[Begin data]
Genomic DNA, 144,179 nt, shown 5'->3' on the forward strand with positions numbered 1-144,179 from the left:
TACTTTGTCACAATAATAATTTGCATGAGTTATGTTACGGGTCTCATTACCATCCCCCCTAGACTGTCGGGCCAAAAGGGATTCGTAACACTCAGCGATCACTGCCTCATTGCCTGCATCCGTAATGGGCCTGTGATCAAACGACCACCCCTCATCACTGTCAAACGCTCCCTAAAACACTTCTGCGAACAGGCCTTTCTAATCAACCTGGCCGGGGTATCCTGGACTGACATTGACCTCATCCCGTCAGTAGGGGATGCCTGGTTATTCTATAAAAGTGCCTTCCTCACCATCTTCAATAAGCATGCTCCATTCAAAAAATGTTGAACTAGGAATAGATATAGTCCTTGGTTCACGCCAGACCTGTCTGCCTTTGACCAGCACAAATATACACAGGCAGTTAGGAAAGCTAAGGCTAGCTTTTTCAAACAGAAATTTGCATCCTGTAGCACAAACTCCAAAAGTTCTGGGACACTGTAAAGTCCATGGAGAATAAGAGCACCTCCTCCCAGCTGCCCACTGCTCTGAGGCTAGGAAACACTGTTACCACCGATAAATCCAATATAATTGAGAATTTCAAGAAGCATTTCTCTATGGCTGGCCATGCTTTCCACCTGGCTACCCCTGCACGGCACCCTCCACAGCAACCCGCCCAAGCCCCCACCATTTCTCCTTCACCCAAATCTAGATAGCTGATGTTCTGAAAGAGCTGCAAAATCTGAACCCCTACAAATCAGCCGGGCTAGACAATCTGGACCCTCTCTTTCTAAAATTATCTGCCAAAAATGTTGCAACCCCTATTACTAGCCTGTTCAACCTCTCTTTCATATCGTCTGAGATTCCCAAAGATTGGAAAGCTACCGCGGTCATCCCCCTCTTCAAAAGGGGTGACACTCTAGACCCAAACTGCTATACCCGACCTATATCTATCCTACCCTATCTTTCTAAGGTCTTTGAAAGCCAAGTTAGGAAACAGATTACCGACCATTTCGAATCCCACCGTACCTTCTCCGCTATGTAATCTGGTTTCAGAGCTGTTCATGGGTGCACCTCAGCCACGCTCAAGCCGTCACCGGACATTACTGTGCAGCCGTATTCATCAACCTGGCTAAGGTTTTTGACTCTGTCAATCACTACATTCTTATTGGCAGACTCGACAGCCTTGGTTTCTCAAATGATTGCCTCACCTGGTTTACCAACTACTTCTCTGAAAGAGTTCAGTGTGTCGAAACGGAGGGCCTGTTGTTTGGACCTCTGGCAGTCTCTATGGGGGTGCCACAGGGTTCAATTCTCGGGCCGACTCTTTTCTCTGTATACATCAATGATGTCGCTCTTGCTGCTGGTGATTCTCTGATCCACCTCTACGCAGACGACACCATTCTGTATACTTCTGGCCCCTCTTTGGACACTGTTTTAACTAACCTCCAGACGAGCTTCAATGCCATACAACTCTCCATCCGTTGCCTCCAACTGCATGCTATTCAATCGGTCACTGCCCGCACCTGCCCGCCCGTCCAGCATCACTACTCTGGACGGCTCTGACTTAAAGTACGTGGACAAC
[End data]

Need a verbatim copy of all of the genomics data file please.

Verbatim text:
Genomic DNA, 144,179 nt, shown 5'->3' on the forward strand with positions numbered 1-144,179 from the left:
TACTTTGTCACAATAATAATTTGCATGAGTTATGTTACGGGTCTCATTACCATCCCCCCTAGACTGTCGGGCCAAAAGGGATTCGTAACACTCAGCGATCACTGCCTCATTGCCTGCATCCGTAATGGGCCTGTGATCAAACGACCACCCCTCATCACTGTCAAACGCTCCCTAAAACACTTCTGCGAACAGGCCTTTCTAATCAACCTGGCCGGGGTATCCTGGACTGACATTGACCTCATCCCGTCAGTAGGGGATGCCTGGTTATTCTATAAAAGTGCCTTCCTCACCATCTTCAATAAGCATGCTCCATTCAAAAAATGTTGAACTAGGAATAGATATAGTCCTTGGTTCACGCCAGACCTGTCTGCCTTTGACCAGCACAAATATACACAGGCAGTTAGGAAAGCTAAGGCTAGCTTTTTCAAACAGAAATTTGCATCCTGTAGCACAAACTCCAAAAGTTCTGGGACACTGTAAAGTCCATGGAGAATAAGAGCACCTCCTCCCAGCTGCCCACTGCTCTGAGGCTAGGAAACACTGTTACCACCGATAAATCCAATATAATTGAGAATTTCAAGAAGCATTTCTCTATGGCTGGCCATGCTTTCCACCTGGCTACCCCTGCACGGCACCCTCCACAGCAACCCGCCCAAGCCCCCACCATTTCTCCTTCACCCAAATCTAGATAGCTGATGTTCTGAAAGAGCTGCAAAATCTGAACCCCTACAAATCAGCCGGGCTAGACAATCTGGACCCTCTCTTTCTAAAATTATCTGCCAAAAATGTTGCAACCCCTATTACTAGCCTGTTCAACCTCTCTTTCATATCGTCTGAGATTCCCAAAGATTGGAAAGCTACCGCGGTCATCCCCCTCTTCAAAAGGGGTGACACTCTAGACCCAAACTGCTATACCCGACCTATATCTATCCTACCCTATCTTTCTAAGGTCTTTGAAAGCCAAGTTAGGAAACAGATTACCGACCATTTCGAATCCCACCGTACCTTCTCCGCTATGTAATCTGGTTTCAGAGCTGTTCATGGGTGCACCTCAGCCACGCTCAAGCCGTCACCGGACATTACTGTGCAGCCGTATTCATCAACCTGGCTAAGGTTTTTGACTCTGTCAATCACTACATTCTTATTGGCAGACTCGACAGCCTTGGTTTCTCAAATGATTGCCTCACCTGGTTTACCAACTACTTCTCTGAAAGAGTTCAGTGTGTCGAAACGGAGGGCCTGTTGTTTGGACCTCTGGCAGTCTCTATGGGGGTGCCACAGGGTTCAATTCTCGGGCCGACTCTTTTCTCTGTATACATCAATGATGTCGCTCTTGCTGCTGGTGATTCTCTGATCCACCTCTACGCAGACGACACCATTCTGTATACTTCTGGCCCCTCTTTGGACACTGTTTTAACTAACCTCCAGACGAGCTTCAATGCCATACAACTCTCCATCCGTTGCCTCCAACTGCATGCTATTCAATCGGTCACTGCCCGCACCTGCCCGCCCGTCCAGCATCACTACTCTGGACGGCTCTGACTTAAAGTACGTGGACAAC